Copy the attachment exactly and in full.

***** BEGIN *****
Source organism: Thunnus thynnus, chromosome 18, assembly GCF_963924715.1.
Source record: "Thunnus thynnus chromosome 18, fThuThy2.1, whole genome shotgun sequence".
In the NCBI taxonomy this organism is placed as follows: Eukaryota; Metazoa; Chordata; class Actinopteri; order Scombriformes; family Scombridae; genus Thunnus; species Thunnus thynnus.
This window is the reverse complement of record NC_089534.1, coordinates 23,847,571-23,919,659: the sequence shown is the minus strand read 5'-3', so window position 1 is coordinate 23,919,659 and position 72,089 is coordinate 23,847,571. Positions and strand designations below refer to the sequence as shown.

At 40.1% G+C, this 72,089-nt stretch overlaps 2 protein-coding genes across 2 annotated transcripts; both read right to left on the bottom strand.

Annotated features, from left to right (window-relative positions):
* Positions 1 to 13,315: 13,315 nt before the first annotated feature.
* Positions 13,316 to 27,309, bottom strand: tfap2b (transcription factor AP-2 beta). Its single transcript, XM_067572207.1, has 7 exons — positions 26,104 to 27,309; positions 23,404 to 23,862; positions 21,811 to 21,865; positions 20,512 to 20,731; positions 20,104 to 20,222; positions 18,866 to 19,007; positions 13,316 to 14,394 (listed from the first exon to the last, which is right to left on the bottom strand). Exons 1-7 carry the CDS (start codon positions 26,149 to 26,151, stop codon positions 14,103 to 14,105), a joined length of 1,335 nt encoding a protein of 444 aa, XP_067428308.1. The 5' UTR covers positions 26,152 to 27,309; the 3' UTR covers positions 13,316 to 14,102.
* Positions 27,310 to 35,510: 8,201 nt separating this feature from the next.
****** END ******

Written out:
Source organism: Thunnus thynnus, chromosome 18, assembly GCF_963924715.1.
Source record: "Thunnus thynnus chromosome 18, fThuThy2.1, whole genome shotgun sequence".
In the NCBI taxonomy this organism is placed as follows: Eukaryota; Metazoa; Chordata; class Actinopteri; order Scombriformes; family Scombridae; genus Thunnus; species Thunnus thynnus.
This window is the reverse complement of record NC_089534.1, coordinates 23,847,571-23,919,659: the sequence shown is the minus strand read 5'-3', so window position 1 is coordinate 23,919,659 and position 72,089 is coordinate 23,847,571. Positions and strand designations below refer to the sequence as shown.

At 40.1% G+C, this 72,089-nt stretch overlaps 2 protein-coding genes across 2 annotated transcripts; both read right to left on the bottom strand.

Annotated features, from left to right (window-relative positions):
* Positions 1 to 13,315: 13,315 nt before the first annotated feature.
* Positions 13,316 to 27,309, bottom strand: tfap2b (transcription factor AP-2 beta). Its single transcript, XM_067572207.1, has 7 exons — positions 26,104 to 27,309; positions 23,404 to 23,862; positions 21,811 to 21,865; positions 20,512 to 20,731; positions 20,104 to 20,222; positions 18,866 to 19,007; positions 13,316 to 14,394 (listed from the first exon to the last, which is right to left on the bottom strand). Exons 1-7 carry the CDS (start codon positions 26,149 to 26,151, stop codon positions 14,103 to 14,105), a joined length of 1,335 nt encoding a protein of 444 aa, XP_067428308.1. The 5' UTR covers positions 26,152 to 27,309; the 3' UTR covers positions 13,316 to 14,102.
* Positions 27,310 to 35,510: 8,201 nt separating this feature from the next.